And the Dolphins have started to make themselves into a literal facsimile of the 49ers in many ways, bringing in former Niners aplenty so far in free agency: wide receivers Trent Sherfield and River Cracraft, and running back Raheem Mostert.
Granted, outside of Mostert, these aren’t the heaviest hitters for the Niners to lose, but these signings, along with the additions of former Cardinals running back Chase Edmonds and fullback Alec Ingold certainly give off the sure signs of what McDaniel is trying to build in Miami.
Add to that what the Dolphins already had in place, particularly wide receivers Jaylen Waddle and DeVante Parker, tight end Mike Gesicki, and running backs Myles Gaskin and Salvon Ahmed, and Miami looks to be set on offense.
But then, as it always does, we come to the quarterback question.
Presumed incumbent Tua Tagovailoa hasn’t exactly set the world on fire during his tenure thus far. He’s played in 23 of 33 possible games, completing 66 percent of his passes for 4,467 yards with 27 touchdowns against 15 picks. He’s won 13 of his 21 starts, which is good news, but the question is whether all these pieces around him can help Tua to take the next step.
And, of course, whether he can play the whole 17-game slate.
If he can do both of those things, the Dolphins will be in pretty good shape. If not, they find themselves in third place in an increasingly difficult AFC East.
What a wild offseason it has been for the Cardinals already, who appear to be in a stalemate with their starting quarterback, Kyler Murray, over his contract while also having to face the fact that he’s been the face, along with head coach Kliff Kingsbury, of two straight season-ending collapses.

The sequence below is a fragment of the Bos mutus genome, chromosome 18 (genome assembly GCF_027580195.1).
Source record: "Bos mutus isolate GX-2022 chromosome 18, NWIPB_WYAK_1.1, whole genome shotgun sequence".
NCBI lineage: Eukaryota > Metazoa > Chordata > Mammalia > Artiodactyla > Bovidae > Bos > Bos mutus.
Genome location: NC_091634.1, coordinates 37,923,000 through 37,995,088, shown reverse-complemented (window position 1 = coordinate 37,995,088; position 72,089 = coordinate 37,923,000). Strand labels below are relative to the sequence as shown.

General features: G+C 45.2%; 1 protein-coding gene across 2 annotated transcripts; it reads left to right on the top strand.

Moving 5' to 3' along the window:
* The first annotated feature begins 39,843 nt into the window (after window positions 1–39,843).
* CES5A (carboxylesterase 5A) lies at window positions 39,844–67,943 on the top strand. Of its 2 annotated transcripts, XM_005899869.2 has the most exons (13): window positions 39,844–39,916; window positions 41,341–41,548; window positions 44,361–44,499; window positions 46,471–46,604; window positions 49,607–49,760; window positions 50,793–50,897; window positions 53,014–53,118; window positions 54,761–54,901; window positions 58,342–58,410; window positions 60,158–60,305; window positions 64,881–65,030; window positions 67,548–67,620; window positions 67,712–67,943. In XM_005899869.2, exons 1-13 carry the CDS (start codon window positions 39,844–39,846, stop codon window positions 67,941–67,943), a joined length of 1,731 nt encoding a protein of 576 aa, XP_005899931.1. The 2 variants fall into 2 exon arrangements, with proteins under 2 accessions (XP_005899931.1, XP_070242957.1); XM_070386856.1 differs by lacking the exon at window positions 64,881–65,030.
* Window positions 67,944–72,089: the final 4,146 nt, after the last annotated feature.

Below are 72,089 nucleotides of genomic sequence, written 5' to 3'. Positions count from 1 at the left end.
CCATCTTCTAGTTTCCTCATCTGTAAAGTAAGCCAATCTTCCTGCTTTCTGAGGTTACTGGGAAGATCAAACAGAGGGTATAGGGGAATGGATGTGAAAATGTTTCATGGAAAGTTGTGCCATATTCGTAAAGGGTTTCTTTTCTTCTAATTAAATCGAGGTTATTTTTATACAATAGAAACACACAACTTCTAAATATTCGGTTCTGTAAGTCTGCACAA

In 2020, they started off 5-2 before finishing the season with a 3-6 record to close out the campaign at 8-8.
2021 started off even better, with the team jumping out to a 7-0 start and getting to its Week 12 bye with a 9-2 record. The Cardinals only won two more games on the season, somehow losing the NFC West crown to the Rams and sputtered out with an awful performance at SoFi against their division opponents in the Wild Card round.
The ultimate question of who is at fault for these late-season debacles remains to be seen, but thus far the franchise appears to have a wait-and-see approach to Murray’s contract extension, meaning the 2022 season could be a make-or-break year for Murray and his head coach in what could be a bit of a down year for the NFC West.
Many of the key players are still around, including All-Pro wide receiver DeAndre Hopkins, tight end Zach Ertz, and touchdown machine/running back James Conner. Defensively, they’ll still have defensive tackle J.J. Watt, second-year linebacker Isaiah Simmons, and safety Budda Baker, but losing pass-rusher Chandler Jones will hurt.
The broken record response is pretty clear here, however: if Murray continues to improve and he and Kingsbury can figure out how to manage the end of the season without falling apart, they should be competitive in the NFC West.
If Murray and Kingsbury fail, the Cardinals may be looking for a new QB/head coach tandem to start 2023.